When Jason Ro and Zac Rockett of Ro | Rockett Design began plotting an addition to a 1950s bungalow in Manhattan Beach, California, their objective was clear: It would be a development project, plain and simple. But as the renovation morphed into a ground-up rebuild—the young architecture firm’s first—a light bulb went off, and Jason and his wife, Sarah, realized it could be the perfect home for the two of them and their growing family. After all, it had everything they were looking for: modern lines, abundant light, and space. Set in a quiet, leafy neighborhood about a mile from the beach, it was also close to family.
Friends since their days at Harvard’s Graduate School of Design, the architects had teamed up in 2011 to form Ro | Rockett Design with two offices—Jason in Los Angeles and Zac in San Francisco. Developing the 3,150-square-foot house from scratch gave them the opportunity to stretch their design chops. "We’d seen so many homes with the same floor plan: four corners, with the dining and living rooms in front and the kitchen and family room in back," Jason explains. "We were interested in pursuing something different."
First they had to address the site—a long, narrow lot with the neighboring houses set so close you could almost reach out and touch them. After considering an upside-down layout, with the public rooms upstairs and the bedrooms below, Jason and Zac opted for an open plan on the ground floor and the bedrooms upstairs, with natural light coming from a variety of strategically placed openings: clerestories in the kitchen, skylights upstairs, and large custom windows throughout that frame views of the sky and the adjacent residences. As the idea of making it a home for Jason and Sarah became more concrete, the design evolved further: a small office beside the kitchen became a casual eating area, the laundry moved upstairs, and a solid wall replaced a slatted screen that they’d envisioned separating the dining area and staircase.
From the compact entry, the interior opens to a double-height dining/living room. Further amplifying the sense of expansiveness are glass sliders facing the backyard. "If you can get double-height spaces and connect those to skylights, you can drop a lot of light into a situation where you’re building almost lot line to lot line," Zac says.
The kitchen has a more intimate feel, courtesy of a dropped ceiling that conceals the mechanicals. "We’re always trying to find opportunities to define space within an open plan through means other than walls, whether through the ceiling or the furniture," Zac explains.
The open plan suits the Ros and their children, Lucas, Noah, and Clara. "You look at it from the outside, and you think, Oh, it’s a box on a box," says Sarah, who designed the interiors. "But I’d never trade the light and the openness for smaller, more broken-up spaces or a more formal living room."
She made it clear, however, that having a television smack in the middle of the ground floor was not on her wish list: "I told Jason and Zac I didn’t want a giant TV in my one living space, and I definitely didn’t want it over the fireplace." Their solution was an automated lift that tucks the TV out of sight in a built-in cabinet—not only does it keep the space streamlined, but it’s an endless source of fascination for the kids and their friends.
The feeling of openness continues upstairs, where a long corridor runs from east to west and, at four feet wide, doubles as an informal gathering area. Even on cloudy days, the 16-foot-long skylight ushers in plenty of light, and with the flip of a switch, panels within it open to provide natural cooling in summer.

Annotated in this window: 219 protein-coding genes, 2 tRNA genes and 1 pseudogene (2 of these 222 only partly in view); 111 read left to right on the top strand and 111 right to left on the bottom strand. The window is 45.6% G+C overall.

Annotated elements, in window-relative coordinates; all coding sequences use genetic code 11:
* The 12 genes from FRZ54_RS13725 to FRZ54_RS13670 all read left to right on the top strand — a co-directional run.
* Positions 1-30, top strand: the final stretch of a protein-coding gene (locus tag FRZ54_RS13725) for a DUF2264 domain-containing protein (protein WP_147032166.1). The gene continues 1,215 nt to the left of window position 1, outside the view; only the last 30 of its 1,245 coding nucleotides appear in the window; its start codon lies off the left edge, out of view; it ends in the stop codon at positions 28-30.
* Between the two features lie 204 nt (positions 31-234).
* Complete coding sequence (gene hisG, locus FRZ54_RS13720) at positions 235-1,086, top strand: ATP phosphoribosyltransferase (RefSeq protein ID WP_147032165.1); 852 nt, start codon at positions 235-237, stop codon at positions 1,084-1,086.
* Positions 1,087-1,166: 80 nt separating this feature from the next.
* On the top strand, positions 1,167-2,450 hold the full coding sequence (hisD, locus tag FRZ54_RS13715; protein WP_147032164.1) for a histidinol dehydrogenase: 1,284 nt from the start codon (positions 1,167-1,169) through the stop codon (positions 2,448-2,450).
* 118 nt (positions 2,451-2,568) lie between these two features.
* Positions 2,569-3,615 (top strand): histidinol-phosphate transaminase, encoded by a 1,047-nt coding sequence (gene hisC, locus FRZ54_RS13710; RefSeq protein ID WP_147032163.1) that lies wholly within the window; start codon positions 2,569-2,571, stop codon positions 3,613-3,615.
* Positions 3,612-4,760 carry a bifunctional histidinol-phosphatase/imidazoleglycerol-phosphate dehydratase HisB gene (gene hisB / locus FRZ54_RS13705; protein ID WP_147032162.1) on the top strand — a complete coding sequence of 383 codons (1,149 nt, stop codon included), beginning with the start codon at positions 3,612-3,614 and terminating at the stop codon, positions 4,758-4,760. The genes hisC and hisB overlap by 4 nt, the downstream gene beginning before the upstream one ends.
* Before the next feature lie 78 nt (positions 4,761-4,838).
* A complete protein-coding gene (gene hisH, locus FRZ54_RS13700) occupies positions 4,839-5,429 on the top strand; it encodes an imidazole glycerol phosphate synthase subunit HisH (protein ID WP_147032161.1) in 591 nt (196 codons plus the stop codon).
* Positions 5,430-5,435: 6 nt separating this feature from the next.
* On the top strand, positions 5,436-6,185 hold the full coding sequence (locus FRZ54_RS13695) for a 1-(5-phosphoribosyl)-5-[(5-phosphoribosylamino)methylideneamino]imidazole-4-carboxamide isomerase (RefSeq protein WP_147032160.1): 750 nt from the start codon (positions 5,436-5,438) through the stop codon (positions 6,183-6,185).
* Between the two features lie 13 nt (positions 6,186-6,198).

When the couple entertain, gatherings inevitably spill out to the backyard. "We wanted to provide enough breathing room on the outside so that it could be a place that would act like an extra great room," Jason says.
The minimalist design ensures that there’s a place for everything, whether in the kitchen’s pantry and cabinets, the built-ins in the dining area and upstairs hall, or in Sarah’s diminutive office just off the entry. Despite having young children, the Ros didn’t shy away from painting the walls white or including a few top-of-the-line pieces in the mix of furnishings. "Jason and I want to live in a space that makes us feel content," Sarah says. "We mix and match: There’s stuff from flea markets and iconic pieces that we want to keep for a long time."
"We don’t sweat it if there’s a crayon mark on one of the Wegner chairs," she adds. "Instead of living with things I’ll say I’m going to change later, it’s important for us to have good design around us now."
The facade of the home displays a combination of materials: painted brick on the ground floor and stained cedar above.
The living room is defined by large glass sliders by Fleetwood that open up to the backyard, allowing light to flood the downstairs space. The room features a Crosby sofa by West Elm, CH25 lounge chairs by Hans J. Wegner for Carl Hansen & Son, and a OW 150 daybed by Ole Wanscher.
Beside the fireplace is a Nexus 21 lift system, which is used to hide the television when it’s off.
The kitchen is defined by Olympian White Danby marble counters and backsplash by Stone Source. The Tractor stools are by Craig Bassam for BassamFellows.
The home’s open-floor plan combines the dining and living areas into a shared space. The dining table is a custom walnut plank top with a base by Organic Modernism. It is surrounded by CH20 Elbow chairs by Hans J. Wegner for Carl Hansen & Son.
The upstairs corridor features a custom bench and cushions. Large skylights provide an abundance of natural light.
Large skylights provide an abundance of natural light. The operable skylights are by Industrial Skylights.
Lucas and Noah's bedroom holds a set of bunk beds by Urbangreen.
The master bathroom is complete with a honed statuary F Italian white marble slab countertop, shower wall and floor. The honed white Corian tub is by Hydro Systems.